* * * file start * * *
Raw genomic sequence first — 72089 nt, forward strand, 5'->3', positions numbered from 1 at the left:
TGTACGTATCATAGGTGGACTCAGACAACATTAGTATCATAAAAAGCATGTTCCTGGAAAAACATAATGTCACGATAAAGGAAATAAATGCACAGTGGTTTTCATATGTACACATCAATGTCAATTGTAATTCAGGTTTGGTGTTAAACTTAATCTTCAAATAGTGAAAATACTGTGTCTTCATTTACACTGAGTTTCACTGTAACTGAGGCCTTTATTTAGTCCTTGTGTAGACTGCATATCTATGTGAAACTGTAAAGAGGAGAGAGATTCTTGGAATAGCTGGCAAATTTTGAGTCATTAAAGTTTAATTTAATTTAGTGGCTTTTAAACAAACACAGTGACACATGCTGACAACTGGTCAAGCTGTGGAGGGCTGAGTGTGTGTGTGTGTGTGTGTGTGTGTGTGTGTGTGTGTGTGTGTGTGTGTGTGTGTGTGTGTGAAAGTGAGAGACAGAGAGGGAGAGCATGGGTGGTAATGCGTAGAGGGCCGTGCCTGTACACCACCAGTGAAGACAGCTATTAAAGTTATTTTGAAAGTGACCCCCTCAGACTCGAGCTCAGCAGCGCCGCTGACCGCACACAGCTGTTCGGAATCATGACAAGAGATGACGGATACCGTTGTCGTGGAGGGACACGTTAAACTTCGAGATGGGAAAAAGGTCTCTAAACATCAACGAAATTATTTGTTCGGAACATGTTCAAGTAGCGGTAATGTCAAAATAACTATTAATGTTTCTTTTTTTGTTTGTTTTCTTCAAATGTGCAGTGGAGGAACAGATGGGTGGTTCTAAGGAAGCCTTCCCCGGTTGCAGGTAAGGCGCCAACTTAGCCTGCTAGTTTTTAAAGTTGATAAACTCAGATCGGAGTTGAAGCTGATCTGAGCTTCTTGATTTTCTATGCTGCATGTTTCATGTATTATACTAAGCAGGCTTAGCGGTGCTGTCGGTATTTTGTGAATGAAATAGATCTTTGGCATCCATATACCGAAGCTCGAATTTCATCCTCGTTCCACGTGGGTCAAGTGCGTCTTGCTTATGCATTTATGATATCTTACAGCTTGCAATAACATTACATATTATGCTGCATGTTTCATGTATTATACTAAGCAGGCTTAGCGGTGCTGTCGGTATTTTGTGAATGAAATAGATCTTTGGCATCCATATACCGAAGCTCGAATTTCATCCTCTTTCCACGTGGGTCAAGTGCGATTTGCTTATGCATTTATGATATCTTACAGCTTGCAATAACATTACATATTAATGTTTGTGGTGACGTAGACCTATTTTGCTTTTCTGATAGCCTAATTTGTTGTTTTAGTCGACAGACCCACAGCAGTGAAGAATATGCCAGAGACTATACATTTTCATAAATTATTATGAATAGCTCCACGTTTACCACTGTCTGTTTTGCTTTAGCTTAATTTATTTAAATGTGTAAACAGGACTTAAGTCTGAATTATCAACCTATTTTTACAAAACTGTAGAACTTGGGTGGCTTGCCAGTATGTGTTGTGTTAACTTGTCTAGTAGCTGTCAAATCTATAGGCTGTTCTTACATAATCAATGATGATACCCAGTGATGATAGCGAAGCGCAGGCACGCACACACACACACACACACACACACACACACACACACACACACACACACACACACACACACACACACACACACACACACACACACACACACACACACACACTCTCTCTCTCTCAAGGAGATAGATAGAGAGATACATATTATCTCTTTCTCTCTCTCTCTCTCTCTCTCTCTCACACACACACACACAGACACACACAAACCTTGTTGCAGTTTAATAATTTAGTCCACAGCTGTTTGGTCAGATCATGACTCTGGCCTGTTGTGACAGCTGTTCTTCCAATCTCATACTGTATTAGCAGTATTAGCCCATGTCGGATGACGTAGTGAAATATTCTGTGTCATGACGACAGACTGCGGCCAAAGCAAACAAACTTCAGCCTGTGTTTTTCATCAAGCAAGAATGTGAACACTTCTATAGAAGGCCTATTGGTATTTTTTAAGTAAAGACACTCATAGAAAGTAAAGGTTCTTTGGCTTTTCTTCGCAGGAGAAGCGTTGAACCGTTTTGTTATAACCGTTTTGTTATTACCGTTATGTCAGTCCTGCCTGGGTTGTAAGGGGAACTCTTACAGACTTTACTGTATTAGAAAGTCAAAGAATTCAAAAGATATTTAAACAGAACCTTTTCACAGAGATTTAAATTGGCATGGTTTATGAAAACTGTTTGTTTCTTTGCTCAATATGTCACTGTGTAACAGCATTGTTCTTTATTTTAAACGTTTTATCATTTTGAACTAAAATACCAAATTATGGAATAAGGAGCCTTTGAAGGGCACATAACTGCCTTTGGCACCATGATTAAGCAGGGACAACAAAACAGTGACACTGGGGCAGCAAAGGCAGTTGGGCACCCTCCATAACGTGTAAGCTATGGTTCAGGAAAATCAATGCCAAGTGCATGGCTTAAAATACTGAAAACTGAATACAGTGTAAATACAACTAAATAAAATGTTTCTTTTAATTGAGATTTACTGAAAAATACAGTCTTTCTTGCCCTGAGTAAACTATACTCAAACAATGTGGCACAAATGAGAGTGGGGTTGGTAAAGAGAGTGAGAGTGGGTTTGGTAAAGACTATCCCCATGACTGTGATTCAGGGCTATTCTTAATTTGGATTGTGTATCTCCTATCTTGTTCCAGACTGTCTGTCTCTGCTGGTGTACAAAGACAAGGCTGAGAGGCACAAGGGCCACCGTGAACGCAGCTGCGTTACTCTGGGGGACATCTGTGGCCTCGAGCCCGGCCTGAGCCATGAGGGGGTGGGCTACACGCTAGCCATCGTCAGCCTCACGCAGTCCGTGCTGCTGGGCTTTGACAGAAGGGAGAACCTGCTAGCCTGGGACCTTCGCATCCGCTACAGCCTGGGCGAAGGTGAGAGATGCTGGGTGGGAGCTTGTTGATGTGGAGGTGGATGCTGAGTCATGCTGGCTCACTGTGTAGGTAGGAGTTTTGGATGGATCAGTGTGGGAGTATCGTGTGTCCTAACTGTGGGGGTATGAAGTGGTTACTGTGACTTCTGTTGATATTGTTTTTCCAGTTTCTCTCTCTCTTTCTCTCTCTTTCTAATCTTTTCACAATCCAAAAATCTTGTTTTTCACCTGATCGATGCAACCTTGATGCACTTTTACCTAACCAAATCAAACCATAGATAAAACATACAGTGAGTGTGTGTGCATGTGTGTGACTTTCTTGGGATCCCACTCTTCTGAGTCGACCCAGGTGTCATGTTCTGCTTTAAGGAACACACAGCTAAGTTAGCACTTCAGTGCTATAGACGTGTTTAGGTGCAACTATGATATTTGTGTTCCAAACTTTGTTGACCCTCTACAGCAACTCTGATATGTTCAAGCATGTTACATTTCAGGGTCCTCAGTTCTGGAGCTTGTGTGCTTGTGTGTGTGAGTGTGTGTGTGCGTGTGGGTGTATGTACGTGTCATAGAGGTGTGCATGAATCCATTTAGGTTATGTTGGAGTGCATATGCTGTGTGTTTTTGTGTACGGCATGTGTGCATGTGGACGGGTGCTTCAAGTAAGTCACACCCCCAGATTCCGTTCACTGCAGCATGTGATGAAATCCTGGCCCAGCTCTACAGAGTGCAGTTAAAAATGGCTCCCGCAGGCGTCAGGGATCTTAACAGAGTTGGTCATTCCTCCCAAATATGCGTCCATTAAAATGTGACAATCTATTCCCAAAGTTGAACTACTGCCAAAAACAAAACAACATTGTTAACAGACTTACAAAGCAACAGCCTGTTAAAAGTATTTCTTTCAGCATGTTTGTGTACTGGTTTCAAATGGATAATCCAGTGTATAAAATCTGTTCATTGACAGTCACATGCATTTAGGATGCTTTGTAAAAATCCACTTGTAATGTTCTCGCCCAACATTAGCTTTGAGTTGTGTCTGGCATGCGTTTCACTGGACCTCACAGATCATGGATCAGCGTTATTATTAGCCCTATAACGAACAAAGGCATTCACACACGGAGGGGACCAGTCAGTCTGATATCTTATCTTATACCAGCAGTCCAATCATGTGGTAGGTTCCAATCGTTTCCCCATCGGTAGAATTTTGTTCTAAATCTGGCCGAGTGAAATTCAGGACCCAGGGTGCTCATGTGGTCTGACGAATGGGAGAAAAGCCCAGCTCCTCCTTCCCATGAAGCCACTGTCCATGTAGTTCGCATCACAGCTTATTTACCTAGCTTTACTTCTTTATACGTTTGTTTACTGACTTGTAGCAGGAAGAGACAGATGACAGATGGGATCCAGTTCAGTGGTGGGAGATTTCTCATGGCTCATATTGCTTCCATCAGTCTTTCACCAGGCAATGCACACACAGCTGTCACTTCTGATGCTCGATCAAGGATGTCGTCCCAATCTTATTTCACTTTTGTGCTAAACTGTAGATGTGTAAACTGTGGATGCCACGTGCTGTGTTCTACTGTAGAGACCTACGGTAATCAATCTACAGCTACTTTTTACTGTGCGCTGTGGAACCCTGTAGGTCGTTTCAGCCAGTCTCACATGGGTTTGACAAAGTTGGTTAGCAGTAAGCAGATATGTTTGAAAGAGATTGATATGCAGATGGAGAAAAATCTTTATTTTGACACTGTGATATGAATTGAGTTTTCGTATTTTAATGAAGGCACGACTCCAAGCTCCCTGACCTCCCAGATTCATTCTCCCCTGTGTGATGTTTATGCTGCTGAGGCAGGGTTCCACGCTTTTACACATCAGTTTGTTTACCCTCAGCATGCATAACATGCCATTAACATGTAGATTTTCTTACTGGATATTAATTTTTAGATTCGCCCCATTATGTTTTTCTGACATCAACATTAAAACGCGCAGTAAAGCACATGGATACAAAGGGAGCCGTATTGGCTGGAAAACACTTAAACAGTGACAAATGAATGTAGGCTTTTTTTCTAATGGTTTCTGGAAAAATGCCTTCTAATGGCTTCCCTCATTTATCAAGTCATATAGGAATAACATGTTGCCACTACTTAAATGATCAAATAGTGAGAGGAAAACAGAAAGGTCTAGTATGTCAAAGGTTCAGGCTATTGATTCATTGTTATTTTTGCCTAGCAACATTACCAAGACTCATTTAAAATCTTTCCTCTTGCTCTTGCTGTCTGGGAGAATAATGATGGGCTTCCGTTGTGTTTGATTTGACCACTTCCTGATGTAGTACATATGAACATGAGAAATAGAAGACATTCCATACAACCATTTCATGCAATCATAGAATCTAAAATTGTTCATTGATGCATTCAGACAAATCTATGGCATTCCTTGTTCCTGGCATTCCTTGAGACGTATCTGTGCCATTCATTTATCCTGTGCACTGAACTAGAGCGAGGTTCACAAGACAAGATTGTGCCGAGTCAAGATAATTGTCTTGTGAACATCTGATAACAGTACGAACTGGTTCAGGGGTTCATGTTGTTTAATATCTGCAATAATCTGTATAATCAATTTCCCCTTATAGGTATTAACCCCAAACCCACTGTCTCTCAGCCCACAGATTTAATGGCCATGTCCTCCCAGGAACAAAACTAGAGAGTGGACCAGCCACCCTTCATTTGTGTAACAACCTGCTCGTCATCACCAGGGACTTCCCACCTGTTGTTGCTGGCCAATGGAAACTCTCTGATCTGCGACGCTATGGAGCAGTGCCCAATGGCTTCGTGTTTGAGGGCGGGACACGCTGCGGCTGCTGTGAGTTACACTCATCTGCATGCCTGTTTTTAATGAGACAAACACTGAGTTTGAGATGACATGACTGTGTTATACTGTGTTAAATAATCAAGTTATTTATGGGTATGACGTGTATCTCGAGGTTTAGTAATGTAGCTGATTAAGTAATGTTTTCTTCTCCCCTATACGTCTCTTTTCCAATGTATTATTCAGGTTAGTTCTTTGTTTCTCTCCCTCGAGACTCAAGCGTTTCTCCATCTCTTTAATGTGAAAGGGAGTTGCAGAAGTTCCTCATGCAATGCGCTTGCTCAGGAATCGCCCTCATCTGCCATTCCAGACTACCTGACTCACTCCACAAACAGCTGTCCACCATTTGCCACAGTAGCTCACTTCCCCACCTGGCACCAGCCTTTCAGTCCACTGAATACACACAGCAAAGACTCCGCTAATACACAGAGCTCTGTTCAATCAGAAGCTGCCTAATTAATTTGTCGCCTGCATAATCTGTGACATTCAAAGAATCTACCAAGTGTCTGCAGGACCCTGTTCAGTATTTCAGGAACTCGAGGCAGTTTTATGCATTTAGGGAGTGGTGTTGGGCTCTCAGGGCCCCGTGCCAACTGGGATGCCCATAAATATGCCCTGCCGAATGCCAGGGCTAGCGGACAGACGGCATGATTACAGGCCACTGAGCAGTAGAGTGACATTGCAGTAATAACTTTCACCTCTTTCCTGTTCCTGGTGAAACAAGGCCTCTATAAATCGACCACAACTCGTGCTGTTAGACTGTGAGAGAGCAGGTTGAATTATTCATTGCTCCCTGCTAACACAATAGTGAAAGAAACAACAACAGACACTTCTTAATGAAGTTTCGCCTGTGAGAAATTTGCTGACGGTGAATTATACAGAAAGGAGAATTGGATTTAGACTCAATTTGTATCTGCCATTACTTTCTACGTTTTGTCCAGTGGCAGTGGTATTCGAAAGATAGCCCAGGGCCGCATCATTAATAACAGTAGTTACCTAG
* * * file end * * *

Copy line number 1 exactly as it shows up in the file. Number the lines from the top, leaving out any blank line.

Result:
Raw genomic sequence first — 72089 nt, forward strand, 5'->3', positions numbered from 1 at the left: